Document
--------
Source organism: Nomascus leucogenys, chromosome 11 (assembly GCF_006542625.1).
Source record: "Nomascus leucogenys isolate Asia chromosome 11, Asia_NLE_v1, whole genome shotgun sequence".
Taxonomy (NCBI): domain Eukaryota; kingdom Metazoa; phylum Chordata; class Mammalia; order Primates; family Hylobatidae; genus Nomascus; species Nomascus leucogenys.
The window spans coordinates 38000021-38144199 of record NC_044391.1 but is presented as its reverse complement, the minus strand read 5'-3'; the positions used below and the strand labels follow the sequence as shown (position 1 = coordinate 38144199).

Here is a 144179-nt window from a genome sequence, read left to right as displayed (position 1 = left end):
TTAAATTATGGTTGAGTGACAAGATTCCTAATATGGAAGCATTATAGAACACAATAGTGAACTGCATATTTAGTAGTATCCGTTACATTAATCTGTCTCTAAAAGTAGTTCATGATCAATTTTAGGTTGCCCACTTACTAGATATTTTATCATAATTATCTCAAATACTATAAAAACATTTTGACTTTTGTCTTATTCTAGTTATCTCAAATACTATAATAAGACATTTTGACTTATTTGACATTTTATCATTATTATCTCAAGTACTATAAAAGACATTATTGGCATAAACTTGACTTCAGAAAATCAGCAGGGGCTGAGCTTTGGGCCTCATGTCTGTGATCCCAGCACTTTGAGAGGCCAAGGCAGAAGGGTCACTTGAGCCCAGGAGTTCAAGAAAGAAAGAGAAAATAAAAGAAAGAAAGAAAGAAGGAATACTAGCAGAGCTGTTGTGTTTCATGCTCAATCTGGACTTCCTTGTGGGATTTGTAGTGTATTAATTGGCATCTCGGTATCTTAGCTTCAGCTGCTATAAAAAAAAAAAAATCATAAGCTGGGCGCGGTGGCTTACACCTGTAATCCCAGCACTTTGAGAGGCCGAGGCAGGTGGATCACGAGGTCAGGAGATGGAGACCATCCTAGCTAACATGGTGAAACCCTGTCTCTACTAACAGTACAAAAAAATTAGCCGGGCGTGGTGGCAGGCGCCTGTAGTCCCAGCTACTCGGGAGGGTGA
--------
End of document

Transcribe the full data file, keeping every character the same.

Source organism: Nomascus leucogenys, chromosome 11 (assembly GCF_006542625.1).
Source record: "Nomascus leucogenys isolate Asia chromosome 11, Asia_NLE_v1, whole genome shotgun sequence".
Taxonomy (NCBI): domain Eukaryota; kingdom Metazoa; phylum Chordata; class Mammalia; order Primates; family Hylobatidae; genus Nomascus; species Nomascus leucogenys.
The window spans coordinates 38000021-38144199 of record NC_044391.1 but is presented as its reverse complement, the minus strand read 5'-3'; the positions used below and the strand labels follow the sequence as shown (position 1 = coordinate 38144199).

Here is a 144179-nt window from a genome sequence, read left to right as displayed (position 1 = left end):
TTAAATTATGGTTGAGTGACAAGATTCCTAATATGGAAGCATTATAGAACACAATAGTGAACTGCATATTTAGTAGTATCCGTTACATTAATCTGTCTCTAAAAGTAGTTCATGATCAATTTTAGGTTGCCCACTTACTAGATATTTTATCATAATTATCTCAAATACTATAAAAACATTTTGACTTTTGTCTTATTCTAGTTATCTCAAATACTATAATAAGACATTTTGACTTATTTGACATTTTATCATTATTATCTCAAGTACTATAAAAGACATTATTGGCATAAACTTGACTTCAGAAAATCAGCAGGGGCTGAGCTTTGGGCCTCATGTCTGTGATCCCAGCACTTTGAGAGGCCAAGGCAGAAGGGTCACTTGAGCCCAGGAGTTCAAGAAAGAAAGAGAAAATAAAAGAAAGAAAGAAAGAAGGAATACTAGCAGAGCTGTTGTGTTTCATGCTCAATCTGGACTTCCTTGTGGGATTTGTAGTGTATTAATTGGCATCTCGGTATCTTAGCTTCAGCTGCTATAAAAAAAAAAAAATCATAAGCTGGGCGCGGTGGCTTACACCTGTAATCCCAGCACTTTGAGAGGCCGAGGCAGGTGGATCACGAGGTCAGGAGATGGAGACCATCCTAGCTAACATGGTGAAACCCTGTCTCTACTAACAGTACAAAAAAATTAGCCGGGCGTGGTGGCAGGCGCCTGTAGTCCCAGCTACTCGGGAGGGTGA